The genotype–phenotype map (GP map) concept applies to any time point in the ontogeny of a living system. It is the outcome of very complex dynamics that include environmental effects, and bridging the genotype–phenotype gap is synonymous with understanding these dynamics. The context for this understanding is physiology, and the disciplinary goals of physiology do indeed demand the physiological community to seek this understanding. We claim that this task is beyond reach without use of mathematical models that bind together genetic and phenotypic data in a causally cohesive way. We provide illustrations of such causally cohesive genotype–phenotype models where the phenotypes span from gene expression profiles to development of whole organs. Bridging the genotype–phenotype gap also demands that large-scale biological (‘omics’) data and associated bioinformatics resources be more effectively integrated with computational physiology than is currently the case. A third major element is the need for developing a phenomics technology way beyond current state of the art, and we advocate the establishment of a Human Phenome Programme solidly grounded on biophysically based mathematical descriptions of human physiology.
A key aim of the cardiac Physiome Project is to develop theoretical models to simulate the functional behaviour of the heart under physiological and pathophysiological conditions. Heart function is critically dependent on the delivery of an adequate blood supply to the myocardium via the coronary vasculature. Key to this critical function of the coronary vasculature is system dynamics that emerge via the interactions of the numerous constituent components at a range of spatial and temporal scales. Here, we focus on several components for which theoretical approaches can be applied, including vascular structure and mechanics, blood flow and mass transport, flow regulation, angiogenesis and vascular remodelling, and vascular cellular mechanics. For each component, we summarise the current state of the art in model development, and discuss areas requiring further research. We highlight the major challenges associated with integrating the component models to develop a computational tool that can ultimately be used to simulate the responses of the coronary vascular system to changing demands and to diseases and therapies.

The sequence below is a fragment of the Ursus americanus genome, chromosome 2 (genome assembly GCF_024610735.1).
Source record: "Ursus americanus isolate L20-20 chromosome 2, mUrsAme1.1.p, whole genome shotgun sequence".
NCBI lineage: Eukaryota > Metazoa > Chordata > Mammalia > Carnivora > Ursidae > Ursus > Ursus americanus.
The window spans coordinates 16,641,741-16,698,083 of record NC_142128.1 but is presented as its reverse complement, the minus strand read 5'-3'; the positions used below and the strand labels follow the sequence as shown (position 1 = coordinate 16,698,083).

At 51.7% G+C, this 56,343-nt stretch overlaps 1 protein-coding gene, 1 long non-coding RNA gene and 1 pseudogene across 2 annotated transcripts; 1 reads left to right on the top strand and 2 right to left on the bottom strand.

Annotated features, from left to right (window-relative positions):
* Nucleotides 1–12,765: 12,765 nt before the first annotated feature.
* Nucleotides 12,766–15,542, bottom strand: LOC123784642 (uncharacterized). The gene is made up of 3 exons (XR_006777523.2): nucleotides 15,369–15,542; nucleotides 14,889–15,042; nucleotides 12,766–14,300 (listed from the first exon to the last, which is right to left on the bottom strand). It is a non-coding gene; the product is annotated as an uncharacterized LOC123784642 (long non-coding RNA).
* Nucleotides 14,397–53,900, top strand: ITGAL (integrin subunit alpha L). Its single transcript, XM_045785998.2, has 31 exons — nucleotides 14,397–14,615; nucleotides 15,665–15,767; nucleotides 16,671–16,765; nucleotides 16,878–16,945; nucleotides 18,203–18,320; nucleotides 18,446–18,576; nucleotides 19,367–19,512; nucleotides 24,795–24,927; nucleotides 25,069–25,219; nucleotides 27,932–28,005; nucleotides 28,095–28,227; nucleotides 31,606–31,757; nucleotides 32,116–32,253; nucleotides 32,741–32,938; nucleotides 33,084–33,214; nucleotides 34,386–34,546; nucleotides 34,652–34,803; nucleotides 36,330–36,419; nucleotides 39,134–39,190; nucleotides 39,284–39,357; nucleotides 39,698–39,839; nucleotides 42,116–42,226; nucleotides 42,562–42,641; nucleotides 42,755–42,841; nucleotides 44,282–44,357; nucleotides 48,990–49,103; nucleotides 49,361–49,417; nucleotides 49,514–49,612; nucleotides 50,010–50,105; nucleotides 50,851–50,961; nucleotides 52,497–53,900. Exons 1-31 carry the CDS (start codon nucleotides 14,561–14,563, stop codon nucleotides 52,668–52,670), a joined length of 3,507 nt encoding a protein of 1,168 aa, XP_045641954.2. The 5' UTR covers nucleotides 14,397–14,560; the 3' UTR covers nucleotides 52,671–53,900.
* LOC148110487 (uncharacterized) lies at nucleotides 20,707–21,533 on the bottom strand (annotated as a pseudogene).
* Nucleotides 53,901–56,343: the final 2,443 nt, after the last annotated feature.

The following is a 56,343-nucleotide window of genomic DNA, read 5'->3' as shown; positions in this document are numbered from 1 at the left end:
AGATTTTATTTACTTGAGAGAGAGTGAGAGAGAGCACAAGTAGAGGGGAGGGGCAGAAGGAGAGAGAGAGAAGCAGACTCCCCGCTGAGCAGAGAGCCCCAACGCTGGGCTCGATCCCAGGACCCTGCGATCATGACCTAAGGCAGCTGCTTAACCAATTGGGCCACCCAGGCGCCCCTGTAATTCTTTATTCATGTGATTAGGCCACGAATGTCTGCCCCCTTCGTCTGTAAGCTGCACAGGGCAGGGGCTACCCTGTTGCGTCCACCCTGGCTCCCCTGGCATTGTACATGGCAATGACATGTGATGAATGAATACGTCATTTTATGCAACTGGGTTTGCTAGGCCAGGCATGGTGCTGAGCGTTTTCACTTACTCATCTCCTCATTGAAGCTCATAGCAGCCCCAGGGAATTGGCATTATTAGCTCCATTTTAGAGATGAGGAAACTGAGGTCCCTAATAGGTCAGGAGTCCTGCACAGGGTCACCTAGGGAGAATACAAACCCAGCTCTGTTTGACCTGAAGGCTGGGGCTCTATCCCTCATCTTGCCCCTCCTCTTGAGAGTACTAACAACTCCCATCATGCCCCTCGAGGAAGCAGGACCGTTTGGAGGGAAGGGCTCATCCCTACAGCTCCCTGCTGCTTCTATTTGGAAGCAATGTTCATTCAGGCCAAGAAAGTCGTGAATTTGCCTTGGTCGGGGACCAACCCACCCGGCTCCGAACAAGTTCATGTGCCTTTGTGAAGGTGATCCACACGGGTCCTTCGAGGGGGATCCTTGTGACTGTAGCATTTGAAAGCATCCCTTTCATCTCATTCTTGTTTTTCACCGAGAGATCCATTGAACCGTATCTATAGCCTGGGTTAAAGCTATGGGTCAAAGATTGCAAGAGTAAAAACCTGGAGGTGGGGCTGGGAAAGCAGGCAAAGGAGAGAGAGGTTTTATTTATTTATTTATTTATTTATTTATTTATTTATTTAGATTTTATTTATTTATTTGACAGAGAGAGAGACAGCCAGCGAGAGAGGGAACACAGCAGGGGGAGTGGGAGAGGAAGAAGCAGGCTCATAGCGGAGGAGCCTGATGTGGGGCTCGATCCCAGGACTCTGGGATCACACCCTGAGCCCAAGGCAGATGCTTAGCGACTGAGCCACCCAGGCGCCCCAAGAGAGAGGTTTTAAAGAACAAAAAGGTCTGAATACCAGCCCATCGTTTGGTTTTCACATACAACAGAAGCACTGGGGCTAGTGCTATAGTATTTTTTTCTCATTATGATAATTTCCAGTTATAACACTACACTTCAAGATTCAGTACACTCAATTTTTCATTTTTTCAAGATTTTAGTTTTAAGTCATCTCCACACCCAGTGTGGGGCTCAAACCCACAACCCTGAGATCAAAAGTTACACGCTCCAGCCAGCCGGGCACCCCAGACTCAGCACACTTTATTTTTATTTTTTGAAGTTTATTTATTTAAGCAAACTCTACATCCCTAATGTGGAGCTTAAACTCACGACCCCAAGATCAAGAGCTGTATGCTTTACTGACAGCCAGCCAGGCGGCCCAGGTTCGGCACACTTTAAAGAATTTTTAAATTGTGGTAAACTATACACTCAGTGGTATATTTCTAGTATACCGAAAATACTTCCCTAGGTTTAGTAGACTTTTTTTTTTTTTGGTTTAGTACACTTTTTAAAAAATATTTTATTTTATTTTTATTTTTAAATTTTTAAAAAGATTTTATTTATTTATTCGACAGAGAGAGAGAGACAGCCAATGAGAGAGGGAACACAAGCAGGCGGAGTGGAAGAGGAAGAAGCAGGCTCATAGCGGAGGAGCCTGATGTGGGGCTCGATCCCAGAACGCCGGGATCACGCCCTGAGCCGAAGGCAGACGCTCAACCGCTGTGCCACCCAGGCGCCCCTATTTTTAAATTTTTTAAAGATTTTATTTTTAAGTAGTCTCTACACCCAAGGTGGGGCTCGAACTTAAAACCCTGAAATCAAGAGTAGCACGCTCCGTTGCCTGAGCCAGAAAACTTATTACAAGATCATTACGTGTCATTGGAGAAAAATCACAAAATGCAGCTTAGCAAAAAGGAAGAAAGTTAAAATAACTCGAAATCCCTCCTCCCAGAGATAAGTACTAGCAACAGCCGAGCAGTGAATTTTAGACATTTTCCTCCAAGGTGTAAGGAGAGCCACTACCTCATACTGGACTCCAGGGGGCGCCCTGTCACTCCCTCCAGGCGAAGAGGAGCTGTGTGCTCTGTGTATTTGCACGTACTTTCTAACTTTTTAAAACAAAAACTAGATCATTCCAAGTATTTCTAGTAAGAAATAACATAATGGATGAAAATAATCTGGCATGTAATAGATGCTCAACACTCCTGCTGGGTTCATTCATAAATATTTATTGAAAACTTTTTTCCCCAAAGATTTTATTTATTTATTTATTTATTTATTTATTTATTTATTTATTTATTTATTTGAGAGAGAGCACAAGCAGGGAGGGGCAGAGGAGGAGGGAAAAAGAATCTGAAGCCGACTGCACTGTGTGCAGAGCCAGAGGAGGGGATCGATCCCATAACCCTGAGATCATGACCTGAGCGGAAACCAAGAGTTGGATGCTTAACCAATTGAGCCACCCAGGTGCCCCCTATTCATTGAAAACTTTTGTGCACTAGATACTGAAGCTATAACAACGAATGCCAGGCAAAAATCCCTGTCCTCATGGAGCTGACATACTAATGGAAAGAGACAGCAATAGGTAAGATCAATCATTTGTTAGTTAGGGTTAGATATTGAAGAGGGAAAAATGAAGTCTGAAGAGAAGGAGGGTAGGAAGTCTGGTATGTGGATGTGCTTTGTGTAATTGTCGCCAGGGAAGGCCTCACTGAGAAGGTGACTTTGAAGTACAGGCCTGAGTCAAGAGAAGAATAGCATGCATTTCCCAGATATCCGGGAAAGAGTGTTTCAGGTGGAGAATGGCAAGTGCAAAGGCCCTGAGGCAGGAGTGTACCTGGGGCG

Vascular structure; Mechanics; Haemodynamics; Mass transport; Regulation; Adaptation; Mathematical and computational model; Multi-scale; Cellular mechanics; Integration
Reduced glomerular filtration, hypertension and renal microvascular injury are hallmarks of chronic kidney disease, which has a global prevalence of ~10%. We have shown previously that the Fischer (F344) rat has lower GFR than the Lewis rat, and is more susceptible to renal injury induced by hypertension. In the early stages this injury is limited to the pre-glomerular vasculature. We hypothesized that poor renal hemodynamic function and vulnerability to vascular injury are causally linked and genetically determined. In the present study, normotensive F344 rats had a blunted pressure diuresis relationship, compared with Lewis rats. A kidney microarray was then interrogated using the Endeavour enrichment tool to rank candidate genes for impaired blood pressure control. Two novel candidate genes, P2rx7 and P2rx4, were identified, having a 7− and 3− fold increased expression in F344 rats. Immunohistochemistry localized P2X4 and P2X7 receptor expression to the endothelium of the pre-glomerular vasculature. Expression of both receptors was also found in the renal tubule; however there was no difference in expression profile between strains. Brilliant Blue G (BBG), a relatively selective P2X7 antagonist suitable for use in vivo, was administered to both rat strains. In Lewis rats, BBG had no effect on blood pressure, but increased renal vascular resistance, consistent with inhibition of some basal vasodilatory tone. In F344 rats BBG caused a significant reduction in blood pressure and a decrease in renal vascular resistance, suggesting that P2X7 receptor activation may enhance vasoconstrictor tone in this rat strain. BBG also reduced the pressure diuresis threshold in F344 rats, but did not alter its slope. These preliminary findings suggest a physiological and potential pathophysiological role for P2X7 in controlling renal and/or systemic vascular function, which could in turn affect susceptibility to hypertension-related kidney damage.